Whistle-blowers' rights

The Immigration and Naturalization Service will provide full relief to two Border Patrol agents who the U.S. Office of Special Counsel concluded suffered retaliation after the agents informed the media about various security lapses along the U.S. border.

The agents, Mark Hall and Robert Lindemann, assigned to INS' Detroit Sector Office, alleged that INS took or threatened to take personnel actions against them because they had disclosed that Michigan's 804 miles of shoreline border with Canada were guarded by 28 field agents, one working boat, several damaged electronic sensors and one broken remote camera; and that 324 field agents were serving the entire Canadian border and the agents were often required to release certain detainees because the Border Patrol lacked its own detention facilities. Quite a bill of particulars, wouldn't you say?

The disclosures infuriated some Border Patrol officials, who viewed the public revelation of these issues as a betrayal. As a result, INS temporarily changed Hall and Lindemann's tours of duty, causing them to lose special pay; proposed to suspend them for 90 days; and subsequently proposed to suspend them for 90 days and demote them for a year.

Sen. Chuck Grassley (R-Iowa), a long-time advocate of whistle-blowers, expressed outrage when he heard about the retaliation. Grassley told INS Commissioner James Ziglar that "it is clear from recent snafus that the INS needs more whistle-blowers who expose security problems that have been ignored by the bureaucrats. Instead, the INS and Border Patrol have chosen to retaliate against those who spotlight problems and mismanagement."

Hall and Lindemann appealed to the Office of Special Counsel (OSC), which investigated their complaints and concluded that the actions taken by Border Patrol brass violated the Whistleblower Protection Act.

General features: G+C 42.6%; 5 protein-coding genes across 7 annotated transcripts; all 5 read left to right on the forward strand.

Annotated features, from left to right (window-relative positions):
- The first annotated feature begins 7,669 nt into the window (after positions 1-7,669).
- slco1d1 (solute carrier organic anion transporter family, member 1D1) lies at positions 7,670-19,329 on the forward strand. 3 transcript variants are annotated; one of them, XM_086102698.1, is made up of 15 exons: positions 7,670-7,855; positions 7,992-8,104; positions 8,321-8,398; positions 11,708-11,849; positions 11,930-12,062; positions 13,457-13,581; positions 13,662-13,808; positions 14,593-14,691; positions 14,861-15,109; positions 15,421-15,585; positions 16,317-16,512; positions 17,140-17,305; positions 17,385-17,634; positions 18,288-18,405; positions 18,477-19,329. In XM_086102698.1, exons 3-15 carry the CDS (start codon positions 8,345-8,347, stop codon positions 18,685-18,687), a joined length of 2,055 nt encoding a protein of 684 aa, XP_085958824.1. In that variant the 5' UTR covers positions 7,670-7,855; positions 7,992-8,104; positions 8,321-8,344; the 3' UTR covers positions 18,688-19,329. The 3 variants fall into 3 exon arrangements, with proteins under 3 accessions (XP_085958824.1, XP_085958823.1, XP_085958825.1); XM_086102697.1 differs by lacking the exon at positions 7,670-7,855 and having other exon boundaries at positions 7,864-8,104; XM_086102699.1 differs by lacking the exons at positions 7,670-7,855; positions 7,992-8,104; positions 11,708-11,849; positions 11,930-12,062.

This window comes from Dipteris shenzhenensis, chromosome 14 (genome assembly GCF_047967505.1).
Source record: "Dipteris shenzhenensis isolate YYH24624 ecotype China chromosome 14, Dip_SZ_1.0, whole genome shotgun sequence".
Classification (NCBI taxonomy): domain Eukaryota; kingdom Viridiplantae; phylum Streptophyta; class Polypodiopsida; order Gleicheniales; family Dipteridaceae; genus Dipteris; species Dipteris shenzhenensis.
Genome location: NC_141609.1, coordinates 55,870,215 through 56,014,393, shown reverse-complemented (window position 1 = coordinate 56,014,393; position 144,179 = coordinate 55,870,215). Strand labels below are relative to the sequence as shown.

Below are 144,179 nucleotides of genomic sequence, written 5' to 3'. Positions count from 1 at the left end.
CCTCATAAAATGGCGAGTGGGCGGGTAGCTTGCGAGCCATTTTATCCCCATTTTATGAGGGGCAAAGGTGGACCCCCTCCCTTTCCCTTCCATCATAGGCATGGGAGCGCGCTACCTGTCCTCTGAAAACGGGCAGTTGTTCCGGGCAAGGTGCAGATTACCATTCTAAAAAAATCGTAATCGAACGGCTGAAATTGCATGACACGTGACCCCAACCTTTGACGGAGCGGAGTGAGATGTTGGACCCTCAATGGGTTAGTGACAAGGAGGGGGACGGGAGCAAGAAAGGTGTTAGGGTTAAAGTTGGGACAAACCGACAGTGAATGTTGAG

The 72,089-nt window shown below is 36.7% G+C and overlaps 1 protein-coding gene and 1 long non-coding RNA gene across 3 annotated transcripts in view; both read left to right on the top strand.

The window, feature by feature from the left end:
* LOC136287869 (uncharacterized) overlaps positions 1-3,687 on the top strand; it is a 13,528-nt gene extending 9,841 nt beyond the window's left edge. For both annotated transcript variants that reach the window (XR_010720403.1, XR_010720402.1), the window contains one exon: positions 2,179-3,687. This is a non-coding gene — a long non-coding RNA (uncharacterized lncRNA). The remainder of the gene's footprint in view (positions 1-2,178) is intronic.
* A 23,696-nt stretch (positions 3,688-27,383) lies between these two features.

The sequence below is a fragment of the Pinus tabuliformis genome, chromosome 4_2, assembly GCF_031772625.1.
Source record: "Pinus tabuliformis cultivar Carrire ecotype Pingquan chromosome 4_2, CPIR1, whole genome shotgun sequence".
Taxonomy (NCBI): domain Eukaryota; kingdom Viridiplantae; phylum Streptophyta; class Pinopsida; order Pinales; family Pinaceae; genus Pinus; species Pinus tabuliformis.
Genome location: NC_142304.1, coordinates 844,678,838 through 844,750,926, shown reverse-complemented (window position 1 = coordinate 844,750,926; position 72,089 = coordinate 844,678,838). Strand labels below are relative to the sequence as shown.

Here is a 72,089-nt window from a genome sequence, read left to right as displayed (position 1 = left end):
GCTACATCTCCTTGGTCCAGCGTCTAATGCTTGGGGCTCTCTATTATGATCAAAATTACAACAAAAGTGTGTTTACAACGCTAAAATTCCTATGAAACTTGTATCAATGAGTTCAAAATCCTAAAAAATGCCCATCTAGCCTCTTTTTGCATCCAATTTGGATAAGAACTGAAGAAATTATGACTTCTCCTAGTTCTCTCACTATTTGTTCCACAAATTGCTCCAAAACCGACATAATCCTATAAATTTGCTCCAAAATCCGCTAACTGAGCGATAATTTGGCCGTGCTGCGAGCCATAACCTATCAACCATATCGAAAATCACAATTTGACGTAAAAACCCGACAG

In this case, the INS commissioner decided he'd rather acquiesce than fight. He agreed to provide Hall and Lindemann with back pay, plus interest for the loss of all special pay; to rescind and expunge from their personnel files the proposals to suspend and demote them; and to provide OSC-sponsored whistle-blower protection training for all managers and supervisors in the Detroit Sector and Eastern Regional Office.

A comment made in the OSC report expresses my sentiments well. "Especially in these times of heightened concern about national security," the OSC report said, "it is crucial to protect federal employees like Mr. Hall and Mr. Lindemann when they shine public light on security concerns."

Feds are in a good position to recognize any weaknesses or risks and fix them, the counsel said. Employees should never divulge classified information to the public, and Hall and Lindemann did not. Their efforts to bring attention to lingering security issues on the border were not disloyal. "On the contrary, their efforts represented an act of complete loyalty to our nation and the public they serve," the OSC report said.

Zall is a retired federal employee who since 1987 has written the Bureaucratus column for Federal Computer Week. He can be reached at [email protected]


  • FCW Perspectives
    remote workers (elenabsl/Shutterstock.com)

    Post-pandemic IT leadership

    The rush to maximum telework did more than showcase the importance of IT -- it also forced them to rethink their own operations.

  • Management
    shutterstock image By enzozo; photo ID: 319763930

    Where does the TMF Board go from here?

    With a $1 billion cash infusion, relaxed repayment guidelines and a surge in proposals from federal agencies, questions have been raised about whether the board overseeing the Technology Modernization Fund has been scaled to cope with its newfound popularity.

Stay Connected